Recent Posts

Uncle Sam Wants To Stop Healthcare Fraud, But Smart Cards Are No Panacea

Medical fraud is a huge issue in the U.S. Depending on whose numbers you use, fraud stemming from false medical claims and reimbursements range from $65 billion a year (a figure generated by the Centers for Medicare and Medicaid Studies) to more than ten times that: $750 billion a year (according to the Institute for Medicine). To stem the losses, government and law enforcement have been cracking down on fraud. In October, for example, the U.S. Attorney General Eric Holder and Health and Human Services Secretary Kathleen Sebelius announced charges against 91 individuals believed to be behind a huge, interstate Medicare fraud scheme responsible for some $430 million in false billing charges. Increasingly, though, the U.S. government is turning to technology to help it identify and root out fraud within the system for medical reimbursements. Chief among the ideas under consideration is a beefed up system for identifying health consumers […]

Chrome 0Day A No-Show At Security Con

A planned talk that was to unveil a new and previously unknown (or “zero day”) vulnerability in Google’s Chrome web browser was cancelled on Saturday after the researcher, Ucha Gobejishvili, backed out, citing difficulties obtaining a visa to travel to New Dehli, India, where the Malcon hacking conference was held. The organizer of Malcon, Rajshekhar Murthy, confirmed in an email to Security Ledger that Gobejishvili cancelled his talk at the last minute. “(Ucha) did not come at (sp) the conference due to visa issues in the last minute,” Rajshekhar Murthy wrote in an e-mail to Security Ledger on Monday. “The issue stated was he was called in last minute (sp) by the military for compulsory service which conflicted with our event dates.” Gobejishvili did not respond to e-mail and instant message requests for comment. In a conversation with Security Ledger last week, he said he would use his talk at […]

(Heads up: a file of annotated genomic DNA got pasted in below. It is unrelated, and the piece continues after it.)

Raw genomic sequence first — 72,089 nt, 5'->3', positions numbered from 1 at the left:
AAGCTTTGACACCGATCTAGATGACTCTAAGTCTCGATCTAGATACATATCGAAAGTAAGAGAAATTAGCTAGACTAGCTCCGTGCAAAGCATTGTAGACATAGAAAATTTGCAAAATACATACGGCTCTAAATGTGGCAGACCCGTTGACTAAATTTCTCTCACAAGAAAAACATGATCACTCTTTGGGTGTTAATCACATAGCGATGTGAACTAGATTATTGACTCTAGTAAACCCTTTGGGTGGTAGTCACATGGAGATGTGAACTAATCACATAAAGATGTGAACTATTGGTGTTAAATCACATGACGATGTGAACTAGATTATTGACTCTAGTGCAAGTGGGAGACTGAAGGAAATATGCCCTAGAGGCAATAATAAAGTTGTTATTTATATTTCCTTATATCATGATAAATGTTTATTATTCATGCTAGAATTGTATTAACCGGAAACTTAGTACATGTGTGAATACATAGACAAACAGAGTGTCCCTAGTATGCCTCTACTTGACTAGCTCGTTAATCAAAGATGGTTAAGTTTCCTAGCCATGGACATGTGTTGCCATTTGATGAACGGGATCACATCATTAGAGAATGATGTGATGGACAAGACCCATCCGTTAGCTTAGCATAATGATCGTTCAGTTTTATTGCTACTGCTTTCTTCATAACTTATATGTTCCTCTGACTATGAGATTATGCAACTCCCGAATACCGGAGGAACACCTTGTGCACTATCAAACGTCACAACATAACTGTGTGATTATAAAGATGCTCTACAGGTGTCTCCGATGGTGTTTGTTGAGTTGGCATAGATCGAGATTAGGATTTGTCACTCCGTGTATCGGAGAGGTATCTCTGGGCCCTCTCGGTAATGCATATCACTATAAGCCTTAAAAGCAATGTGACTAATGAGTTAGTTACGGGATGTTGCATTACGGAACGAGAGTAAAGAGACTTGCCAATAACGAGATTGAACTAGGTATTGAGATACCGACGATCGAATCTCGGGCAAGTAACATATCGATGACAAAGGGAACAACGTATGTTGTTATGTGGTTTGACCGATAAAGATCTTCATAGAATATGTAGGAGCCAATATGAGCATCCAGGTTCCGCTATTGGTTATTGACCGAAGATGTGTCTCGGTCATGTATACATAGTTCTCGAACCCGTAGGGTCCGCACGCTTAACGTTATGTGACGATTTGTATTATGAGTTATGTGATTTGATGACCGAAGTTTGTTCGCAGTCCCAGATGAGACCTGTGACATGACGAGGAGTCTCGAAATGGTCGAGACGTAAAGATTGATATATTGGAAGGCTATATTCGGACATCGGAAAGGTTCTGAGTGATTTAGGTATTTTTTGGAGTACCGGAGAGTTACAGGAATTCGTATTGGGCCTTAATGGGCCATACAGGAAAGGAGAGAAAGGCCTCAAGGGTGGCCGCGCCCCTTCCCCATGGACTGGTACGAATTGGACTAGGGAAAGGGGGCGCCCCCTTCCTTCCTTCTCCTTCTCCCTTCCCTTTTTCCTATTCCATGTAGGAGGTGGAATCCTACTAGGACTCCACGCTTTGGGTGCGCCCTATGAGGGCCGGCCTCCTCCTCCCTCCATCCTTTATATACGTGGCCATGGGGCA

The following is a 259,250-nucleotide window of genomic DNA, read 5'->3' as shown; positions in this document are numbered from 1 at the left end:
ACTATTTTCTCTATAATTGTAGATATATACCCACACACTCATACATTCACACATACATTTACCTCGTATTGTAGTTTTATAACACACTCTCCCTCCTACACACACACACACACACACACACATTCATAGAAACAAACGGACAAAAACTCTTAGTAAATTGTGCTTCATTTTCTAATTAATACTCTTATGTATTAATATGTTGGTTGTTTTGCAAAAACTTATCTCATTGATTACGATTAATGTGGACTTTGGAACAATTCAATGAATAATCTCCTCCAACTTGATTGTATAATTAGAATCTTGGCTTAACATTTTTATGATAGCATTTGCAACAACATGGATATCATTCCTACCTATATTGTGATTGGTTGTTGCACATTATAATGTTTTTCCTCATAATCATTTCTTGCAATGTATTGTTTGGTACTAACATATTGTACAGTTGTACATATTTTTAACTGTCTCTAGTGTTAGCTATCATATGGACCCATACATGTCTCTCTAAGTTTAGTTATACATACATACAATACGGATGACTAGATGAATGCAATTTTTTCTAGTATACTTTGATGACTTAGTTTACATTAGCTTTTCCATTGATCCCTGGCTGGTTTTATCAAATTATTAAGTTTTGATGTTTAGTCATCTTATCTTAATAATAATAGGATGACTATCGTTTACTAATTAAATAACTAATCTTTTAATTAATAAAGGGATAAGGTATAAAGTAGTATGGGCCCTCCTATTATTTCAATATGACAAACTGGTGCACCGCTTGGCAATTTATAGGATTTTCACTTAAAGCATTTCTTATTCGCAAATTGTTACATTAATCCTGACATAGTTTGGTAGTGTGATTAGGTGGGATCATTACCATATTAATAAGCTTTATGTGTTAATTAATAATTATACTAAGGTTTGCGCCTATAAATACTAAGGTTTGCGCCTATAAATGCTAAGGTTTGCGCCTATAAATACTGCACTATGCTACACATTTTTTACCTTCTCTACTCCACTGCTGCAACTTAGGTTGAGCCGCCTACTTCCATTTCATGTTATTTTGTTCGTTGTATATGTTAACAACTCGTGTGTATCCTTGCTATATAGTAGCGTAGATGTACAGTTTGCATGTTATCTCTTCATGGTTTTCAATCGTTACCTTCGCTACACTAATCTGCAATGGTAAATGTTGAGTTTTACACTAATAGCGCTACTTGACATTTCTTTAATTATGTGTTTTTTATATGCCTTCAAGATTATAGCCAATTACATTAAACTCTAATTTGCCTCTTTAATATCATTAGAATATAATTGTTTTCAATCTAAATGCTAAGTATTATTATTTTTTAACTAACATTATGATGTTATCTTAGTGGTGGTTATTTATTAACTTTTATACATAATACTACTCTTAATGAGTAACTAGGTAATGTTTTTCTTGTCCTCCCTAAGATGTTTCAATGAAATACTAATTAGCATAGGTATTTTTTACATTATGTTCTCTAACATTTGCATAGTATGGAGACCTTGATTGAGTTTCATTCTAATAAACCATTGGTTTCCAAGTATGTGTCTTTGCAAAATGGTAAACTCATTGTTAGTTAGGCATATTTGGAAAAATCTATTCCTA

Latest Iranian Malware Targets Financial Software

There appears to be some professional differences of opinion about the latest super malware targeting the nation of Iran. ¬†Just days after Symantec Corp. warned about a new piece of malware, W32.Narilam, ¬†researchers at the Russian anti-virus firm Kaspersky Lab threw cold water on the report, saying their analysis suggests that Narilam is two to three years old and probably targeted financial software packages, rather than high value government or industrial systems. The back and forth started with Symantec’s Nov. 22nd blog post on Narilam, which claimed the malware had recently been found circulating in the “Middle East” – and particularly in Iran. Narilam was programmed to infect systems running Microsoft’s SQL database software, spreading through removable drives and network shared folders. It was designed to corrupt data, not to steal information, Symantec said. Though the Cupertino company made no attestation as to Narilam’s origins, Symantec did say the worm […]

Questions, Doubts greet Researcher’s Claim to have Chrome Zero Day

Google says that it will wait to see what transpires at a New Delhi hacking conference this week before responding to a researcher’s claim that he has discovered a remotely exploitable vulnerability in its Chrome web browser. Speaking with Security Ledger, Google spokeswoman Jessica Kositz said that the company was aware of claims by Georgian researcher Ucha Gobejishvili that he has discovered a previously unknown (zero day) security hole in Chrome and will demonstrate it at this week’s MalCon hacking conference. Gobejishvili described the security hole in Chrome as a “critical vulnerability.” “It has silent and automatically (sp) download function…and it works on all Windows systems” he told Security Ledger in an online chat session. While the Tbilisi-based researcher won’t say much about the hole, he told Security Ledger that he discovered it in July. The vulnerability is in a DLL (dynamic link library) that is part of the browser […]

Profile Poisoning the Next Frontier for Hackers

Google and Facebook already know everything about you – your interests, friends, tastes and even your movements. That’s already a privacy nightmare, but researchers at the Georgia Institute of Technology’s Information Security Center (GTISC) think it could soon be a security nightmare, also. Automated information systems already determine what version of the news most of us see. But researchers at Georgia Tech warn that the power of such systems to shape what each of us see online could soon become a powerful tool in the hands of sophisticated attackers, who might look for ways to manipulate victims’ online profile to steer them to certain sites, according to the report “Emerging Cyber Threats Reports 2013.” Researchers at Georgia Tech said attacks that manipulate a victim’s search history, part of their online profile, using cross-site request forgery are already technically feasible. In practice, they would allow for a kind of super-search engine […]